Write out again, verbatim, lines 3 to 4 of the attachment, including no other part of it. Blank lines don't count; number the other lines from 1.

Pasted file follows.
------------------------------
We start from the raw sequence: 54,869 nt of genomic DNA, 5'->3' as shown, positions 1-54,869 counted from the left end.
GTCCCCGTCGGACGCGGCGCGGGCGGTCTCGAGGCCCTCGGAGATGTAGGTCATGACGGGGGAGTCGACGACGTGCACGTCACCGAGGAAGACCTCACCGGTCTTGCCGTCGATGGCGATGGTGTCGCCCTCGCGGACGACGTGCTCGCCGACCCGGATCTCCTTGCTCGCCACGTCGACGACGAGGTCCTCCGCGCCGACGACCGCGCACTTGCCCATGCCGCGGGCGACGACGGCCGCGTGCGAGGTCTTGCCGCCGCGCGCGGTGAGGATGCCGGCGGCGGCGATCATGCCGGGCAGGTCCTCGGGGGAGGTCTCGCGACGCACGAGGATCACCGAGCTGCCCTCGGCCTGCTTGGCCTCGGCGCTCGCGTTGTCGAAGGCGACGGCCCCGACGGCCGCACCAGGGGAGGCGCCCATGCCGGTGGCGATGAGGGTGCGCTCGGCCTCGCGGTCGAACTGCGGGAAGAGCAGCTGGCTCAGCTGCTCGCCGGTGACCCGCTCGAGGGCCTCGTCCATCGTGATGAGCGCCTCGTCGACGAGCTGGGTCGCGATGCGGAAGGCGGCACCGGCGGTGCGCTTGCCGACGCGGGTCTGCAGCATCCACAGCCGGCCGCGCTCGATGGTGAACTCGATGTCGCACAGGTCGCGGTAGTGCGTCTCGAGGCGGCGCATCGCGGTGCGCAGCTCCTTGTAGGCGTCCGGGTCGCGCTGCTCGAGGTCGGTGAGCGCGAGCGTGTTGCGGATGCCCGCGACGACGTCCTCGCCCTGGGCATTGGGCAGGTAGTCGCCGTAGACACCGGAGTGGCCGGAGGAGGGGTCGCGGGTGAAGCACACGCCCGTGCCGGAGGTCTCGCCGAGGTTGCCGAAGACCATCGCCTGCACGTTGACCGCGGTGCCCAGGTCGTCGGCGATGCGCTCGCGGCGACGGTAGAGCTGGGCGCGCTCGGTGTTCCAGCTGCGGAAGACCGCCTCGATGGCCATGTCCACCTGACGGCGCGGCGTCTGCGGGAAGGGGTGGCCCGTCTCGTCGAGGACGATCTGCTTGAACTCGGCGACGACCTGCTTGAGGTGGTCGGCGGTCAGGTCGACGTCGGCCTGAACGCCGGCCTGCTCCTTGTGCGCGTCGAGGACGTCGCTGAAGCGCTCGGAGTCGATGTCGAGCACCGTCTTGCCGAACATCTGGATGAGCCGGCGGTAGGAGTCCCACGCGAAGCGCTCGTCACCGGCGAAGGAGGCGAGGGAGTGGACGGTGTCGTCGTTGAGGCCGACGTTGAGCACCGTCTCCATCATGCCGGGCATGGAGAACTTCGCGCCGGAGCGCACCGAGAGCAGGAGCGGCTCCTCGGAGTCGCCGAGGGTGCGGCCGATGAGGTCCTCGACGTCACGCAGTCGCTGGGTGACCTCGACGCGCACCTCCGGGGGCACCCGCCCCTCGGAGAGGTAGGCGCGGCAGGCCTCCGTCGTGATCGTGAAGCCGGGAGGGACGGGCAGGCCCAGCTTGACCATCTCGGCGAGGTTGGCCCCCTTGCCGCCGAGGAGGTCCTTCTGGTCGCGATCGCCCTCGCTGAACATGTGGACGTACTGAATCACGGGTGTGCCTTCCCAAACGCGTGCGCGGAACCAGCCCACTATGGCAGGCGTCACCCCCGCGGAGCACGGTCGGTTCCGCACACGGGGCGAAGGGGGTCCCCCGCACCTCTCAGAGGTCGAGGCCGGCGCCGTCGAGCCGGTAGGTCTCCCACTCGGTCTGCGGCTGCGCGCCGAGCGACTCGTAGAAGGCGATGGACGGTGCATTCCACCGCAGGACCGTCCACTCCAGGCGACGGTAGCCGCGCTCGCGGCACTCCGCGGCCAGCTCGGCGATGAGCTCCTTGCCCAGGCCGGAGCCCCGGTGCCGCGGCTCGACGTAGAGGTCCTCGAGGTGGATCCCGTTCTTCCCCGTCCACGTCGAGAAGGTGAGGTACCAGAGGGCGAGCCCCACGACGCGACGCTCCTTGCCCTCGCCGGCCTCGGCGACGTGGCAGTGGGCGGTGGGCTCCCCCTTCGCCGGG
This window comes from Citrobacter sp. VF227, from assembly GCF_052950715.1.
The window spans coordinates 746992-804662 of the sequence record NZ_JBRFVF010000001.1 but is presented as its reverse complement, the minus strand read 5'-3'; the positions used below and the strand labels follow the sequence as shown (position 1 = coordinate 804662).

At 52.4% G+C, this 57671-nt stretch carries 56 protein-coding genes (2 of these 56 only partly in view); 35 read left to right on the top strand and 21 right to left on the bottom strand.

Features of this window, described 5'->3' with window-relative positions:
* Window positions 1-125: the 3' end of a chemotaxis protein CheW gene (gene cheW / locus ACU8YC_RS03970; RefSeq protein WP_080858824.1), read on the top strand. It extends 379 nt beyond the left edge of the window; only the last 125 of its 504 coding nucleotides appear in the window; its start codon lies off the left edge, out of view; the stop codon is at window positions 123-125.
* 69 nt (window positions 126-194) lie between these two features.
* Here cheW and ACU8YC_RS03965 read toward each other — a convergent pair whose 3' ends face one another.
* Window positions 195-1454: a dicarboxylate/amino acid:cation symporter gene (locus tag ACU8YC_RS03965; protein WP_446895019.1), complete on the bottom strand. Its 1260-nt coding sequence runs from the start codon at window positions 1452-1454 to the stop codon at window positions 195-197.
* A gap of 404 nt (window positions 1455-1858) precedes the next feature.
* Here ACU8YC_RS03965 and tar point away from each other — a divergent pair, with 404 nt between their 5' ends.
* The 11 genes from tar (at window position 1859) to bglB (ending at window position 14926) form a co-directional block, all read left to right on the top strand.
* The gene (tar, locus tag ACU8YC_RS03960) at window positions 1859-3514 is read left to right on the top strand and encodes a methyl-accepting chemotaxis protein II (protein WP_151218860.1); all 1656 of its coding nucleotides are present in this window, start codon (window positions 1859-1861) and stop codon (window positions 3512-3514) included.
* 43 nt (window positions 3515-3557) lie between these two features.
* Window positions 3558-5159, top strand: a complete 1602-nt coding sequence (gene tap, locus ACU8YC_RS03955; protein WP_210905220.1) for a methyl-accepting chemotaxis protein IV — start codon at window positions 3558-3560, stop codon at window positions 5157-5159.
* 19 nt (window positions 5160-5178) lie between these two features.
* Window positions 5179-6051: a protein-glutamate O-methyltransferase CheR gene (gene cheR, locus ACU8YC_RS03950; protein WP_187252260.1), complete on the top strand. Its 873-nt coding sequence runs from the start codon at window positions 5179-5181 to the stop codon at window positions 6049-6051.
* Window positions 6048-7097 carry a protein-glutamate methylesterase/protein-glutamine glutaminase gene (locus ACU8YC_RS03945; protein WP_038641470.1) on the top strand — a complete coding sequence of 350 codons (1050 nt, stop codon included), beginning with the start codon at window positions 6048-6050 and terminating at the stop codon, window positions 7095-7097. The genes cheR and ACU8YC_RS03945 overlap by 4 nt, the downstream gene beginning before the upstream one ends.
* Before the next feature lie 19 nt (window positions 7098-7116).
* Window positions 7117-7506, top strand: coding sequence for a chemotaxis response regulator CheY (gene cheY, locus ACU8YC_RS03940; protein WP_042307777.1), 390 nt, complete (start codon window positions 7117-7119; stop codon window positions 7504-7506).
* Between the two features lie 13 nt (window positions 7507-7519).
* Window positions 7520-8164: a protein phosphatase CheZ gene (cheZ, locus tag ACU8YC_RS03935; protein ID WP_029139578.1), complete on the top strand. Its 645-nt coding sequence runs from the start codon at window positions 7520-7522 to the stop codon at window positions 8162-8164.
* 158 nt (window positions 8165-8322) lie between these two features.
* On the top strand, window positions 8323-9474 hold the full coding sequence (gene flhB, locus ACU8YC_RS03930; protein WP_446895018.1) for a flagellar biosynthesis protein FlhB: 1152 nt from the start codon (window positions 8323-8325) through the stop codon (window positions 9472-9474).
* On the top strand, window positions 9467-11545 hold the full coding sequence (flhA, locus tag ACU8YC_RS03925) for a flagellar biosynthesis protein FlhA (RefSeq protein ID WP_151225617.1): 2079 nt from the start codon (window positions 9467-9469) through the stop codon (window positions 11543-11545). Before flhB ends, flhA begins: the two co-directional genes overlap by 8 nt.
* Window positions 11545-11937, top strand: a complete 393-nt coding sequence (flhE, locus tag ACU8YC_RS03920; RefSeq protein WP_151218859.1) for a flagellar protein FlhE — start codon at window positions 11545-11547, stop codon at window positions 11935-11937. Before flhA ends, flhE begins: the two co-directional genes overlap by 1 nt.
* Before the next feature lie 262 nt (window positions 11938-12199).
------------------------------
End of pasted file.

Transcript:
This window comes from Citrobacter sp. VF227, from assembly GCF_052950715.1.
The window spans coordinates 746992-804662 of the sequence record NZ_JBRFVF010000001.1 but is presented as its reverse complement, the minus strand read 5'-3'; the positions used below and the strand labels follow the sequence as shown (position 1 = coordinate 804662).